Editor-in-chief Pihla Pekkarinen criticises this depiction of Guantanamo Bay for its milk-toast condemnation of torture.
I must admit, I went into The Mauritanian prejudiced. A legal drama concerning 9/11, the US military and their extensive war crimes? No thank you. Not only has the ‘true story’ format been done to death, and the idea of another film about the brave Americans protecting their country against those evil Muslim people frankly nauseating, but I also struggle with the strangely industry-specific films that seem to be popular nowadays. Jargon isn’t my thing. But I love Jodie Foster, and I was interested in a British production of a U.S. scandal from the U.S. perspective, so away I went.
Some of my fears were confirmed. We open with the text “This is a true story”, a classic cheap way to inject more emotional gravitas into a film. The Mauritanian begins with the arrest of Mohamadou Ould Salahi (Tahar Rahim) in the middle of a party. Cut to several years later, and he is being held without charge at the Guantanamo Bay detention centre — a U.S. base established to skirt U.S. laws surrounding imprisonment without charge or trial, notorious for the torture and inhumane treatment of its prisoners. It’s still open, in case you were wondering. Salahi is held under suspicion of involvement in the 9/11 attacks, but with no charges against him and no evidence to speak of, his detention is unlawful. Cut to New York, where Nancy Hollander (Jodie Foster, who won a Golden Globe for this role) agrees to take on his case.
The film plays across two timelines: 2005, with Hollander and her associate Teri (Shailene Woodley) preparing for a legal battle against military prosecutor Stuart Couch (Benedict Cumberbatch with an astonishingly consistent Southern accent), and the years before, tracing the story of Salahi’s detainment. The Mauritanian uses a 4:3 aspect ratio for the scenes set in the past. The choice seems mainly practical, given the lack of any visual difference between these two timelines (same character, same prison, same uniform), but does occasionally help induce claustrophobia in the viewer and thereby encourage her to empathise with Salahi.
The film offers up some interesting nuance in its characters and their perspectives. At one point, Teri uncovers a letter, signed by our protagonist, in which he confesses to recruiting Al-Qaeda members. When she voices her horror, Hollander tells her to “get out” if that information changes her willingness to represent Salahi. Hollander believes, with her whole heart, in the right to counsel for anyone, including murderers and war criminals, whereas Teri feels her morals go against representing someone like that. But of course, Salahi is not guilty, and in a bland conclusion the characters don’t actually end up needing to consider the morality of who they choose to represent. Allowing for more moral nuance would have made for a more interesting film.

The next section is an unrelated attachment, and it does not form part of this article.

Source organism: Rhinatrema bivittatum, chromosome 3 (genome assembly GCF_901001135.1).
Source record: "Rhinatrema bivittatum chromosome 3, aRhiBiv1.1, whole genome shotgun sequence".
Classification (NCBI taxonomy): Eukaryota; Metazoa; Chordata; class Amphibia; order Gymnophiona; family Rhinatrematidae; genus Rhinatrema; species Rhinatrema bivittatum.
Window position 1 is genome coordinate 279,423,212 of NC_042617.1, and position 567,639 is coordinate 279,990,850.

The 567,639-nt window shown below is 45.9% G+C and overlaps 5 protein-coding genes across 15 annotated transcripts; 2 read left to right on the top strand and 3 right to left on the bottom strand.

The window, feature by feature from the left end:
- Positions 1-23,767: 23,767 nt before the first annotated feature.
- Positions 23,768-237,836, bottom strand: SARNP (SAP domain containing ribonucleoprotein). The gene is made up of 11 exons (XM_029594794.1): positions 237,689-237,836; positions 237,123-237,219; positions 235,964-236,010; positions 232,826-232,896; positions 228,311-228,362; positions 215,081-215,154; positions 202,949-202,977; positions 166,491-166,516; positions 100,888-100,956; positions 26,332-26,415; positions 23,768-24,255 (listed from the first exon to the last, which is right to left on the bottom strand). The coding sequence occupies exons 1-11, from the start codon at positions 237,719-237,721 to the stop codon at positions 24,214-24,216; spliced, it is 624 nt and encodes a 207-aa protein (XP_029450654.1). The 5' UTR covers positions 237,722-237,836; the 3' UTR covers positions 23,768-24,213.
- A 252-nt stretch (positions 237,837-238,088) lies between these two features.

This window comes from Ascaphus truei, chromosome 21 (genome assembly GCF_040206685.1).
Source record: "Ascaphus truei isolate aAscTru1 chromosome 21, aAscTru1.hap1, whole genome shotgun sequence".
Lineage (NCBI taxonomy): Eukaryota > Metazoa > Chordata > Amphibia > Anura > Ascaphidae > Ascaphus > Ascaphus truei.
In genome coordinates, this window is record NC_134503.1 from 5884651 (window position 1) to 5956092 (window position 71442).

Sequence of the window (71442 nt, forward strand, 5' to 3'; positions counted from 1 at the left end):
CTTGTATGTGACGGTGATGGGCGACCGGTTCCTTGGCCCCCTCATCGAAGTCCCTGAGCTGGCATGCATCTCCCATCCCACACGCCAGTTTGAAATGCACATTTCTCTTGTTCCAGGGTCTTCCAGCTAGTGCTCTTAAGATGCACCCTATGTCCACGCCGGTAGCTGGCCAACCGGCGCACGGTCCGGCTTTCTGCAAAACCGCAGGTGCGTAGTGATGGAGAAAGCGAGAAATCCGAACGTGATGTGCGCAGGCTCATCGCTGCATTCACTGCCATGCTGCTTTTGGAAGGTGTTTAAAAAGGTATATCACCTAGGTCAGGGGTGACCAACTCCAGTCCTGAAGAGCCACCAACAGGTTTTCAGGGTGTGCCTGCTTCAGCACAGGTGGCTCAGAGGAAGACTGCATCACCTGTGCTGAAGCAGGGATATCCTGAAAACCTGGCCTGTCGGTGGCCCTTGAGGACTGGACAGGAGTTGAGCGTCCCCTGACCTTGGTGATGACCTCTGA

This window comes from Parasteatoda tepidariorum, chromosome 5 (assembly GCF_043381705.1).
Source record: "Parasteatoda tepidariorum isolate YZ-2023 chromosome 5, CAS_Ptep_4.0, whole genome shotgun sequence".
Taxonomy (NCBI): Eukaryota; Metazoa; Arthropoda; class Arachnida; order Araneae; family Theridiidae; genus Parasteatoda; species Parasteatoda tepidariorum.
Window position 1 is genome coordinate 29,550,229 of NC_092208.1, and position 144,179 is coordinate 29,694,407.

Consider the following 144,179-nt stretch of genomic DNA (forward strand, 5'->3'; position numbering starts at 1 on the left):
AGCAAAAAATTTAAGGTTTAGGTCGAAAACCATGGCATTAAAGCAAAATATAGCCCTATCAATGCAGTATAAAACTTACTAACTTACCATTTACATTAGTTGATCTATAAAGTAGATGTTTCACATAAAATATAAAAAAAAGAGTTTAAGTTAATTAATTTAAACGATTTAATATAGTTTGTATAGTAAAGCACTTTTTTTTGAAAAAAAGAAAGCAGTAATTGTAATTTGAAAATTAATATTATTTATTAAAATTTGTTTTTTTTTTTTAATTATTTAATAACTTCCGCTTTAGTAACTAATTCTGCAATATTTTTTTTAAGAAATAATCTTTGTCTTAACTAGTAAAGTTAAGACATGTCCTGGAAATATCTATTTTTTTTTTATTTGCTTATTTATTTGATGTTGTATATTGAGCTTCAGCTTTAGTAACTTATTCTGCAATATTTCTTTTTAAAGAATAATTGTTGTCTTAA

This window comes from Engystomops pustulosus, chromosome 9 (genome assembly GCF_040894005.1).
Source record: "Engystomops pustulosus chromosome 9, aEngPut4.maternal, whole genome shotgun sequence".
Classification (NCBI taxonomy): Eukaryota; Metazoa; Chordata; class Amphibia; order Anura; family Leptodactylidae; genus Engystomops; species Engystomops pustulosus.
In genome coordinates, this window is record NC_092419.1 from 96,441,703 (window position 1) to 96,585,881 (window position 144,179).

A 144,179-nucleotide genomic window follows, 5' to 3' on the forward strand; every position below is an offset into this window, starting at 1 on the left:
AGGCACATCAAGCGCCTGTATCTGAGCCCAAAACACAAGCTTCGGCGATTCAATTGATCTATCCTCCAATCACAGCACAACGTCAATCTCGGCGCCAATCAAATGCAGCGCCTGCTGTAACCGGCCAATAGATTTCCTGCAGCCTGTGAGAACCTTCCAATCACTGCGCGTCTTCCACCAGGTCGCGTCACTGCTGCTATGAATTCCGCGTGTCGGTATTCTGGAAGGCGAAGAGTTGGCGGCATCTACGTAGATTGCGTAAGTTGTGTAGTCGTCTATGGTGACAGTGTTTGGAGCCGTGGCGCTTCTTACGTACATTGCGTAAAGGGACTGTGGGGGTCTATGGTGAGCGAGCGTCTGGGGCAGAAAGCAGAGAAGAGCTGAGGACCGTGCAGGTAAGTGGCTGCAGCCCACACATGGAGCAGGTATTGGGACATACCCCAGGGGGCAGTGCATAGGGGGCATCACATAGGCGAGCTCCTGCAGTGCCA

The Mauritanian serves as a good reminder of the horrific history of U.S. prisoner abuse, for anyone who might have forgotten. As mentioned, the Guantanamo Bay detention centre remains open to this day, despite Obama’s campaign promise to close it in 2008. At the end of the film, Salahi declares that he forgives all his torturers and abusers, essentially saying ‘everything happens for a reason’, and that now that he is in court he knows that the sentence will be just. This is really my main frustration with the film: the insinuation that somehow the U.S. military is a good institution, the U.S. is a nation of justice, that they just made a mistake. An angry prisoner, or even more interestingly, a guilty prisoner, would have made for a more sincerely confrontational film. Despite its graphic torture scenes and seemingly open condemnation of ‘enhanced interrogation’, this film inadvertently plays into the same narrative that has allowed Guantanamo to stay open all this time: that bad guys deserve to be tortured. That, in Salahi’s case, they made a mistake because he was innocent, but if he had been guilty, it wouldn’t have mattered. If he had been guilty, he wouldn’t have deserved dignity or legal representation. In the end, The Mauritanian doesn’t actually force us to confront anything, it just gives us the illusion that we are.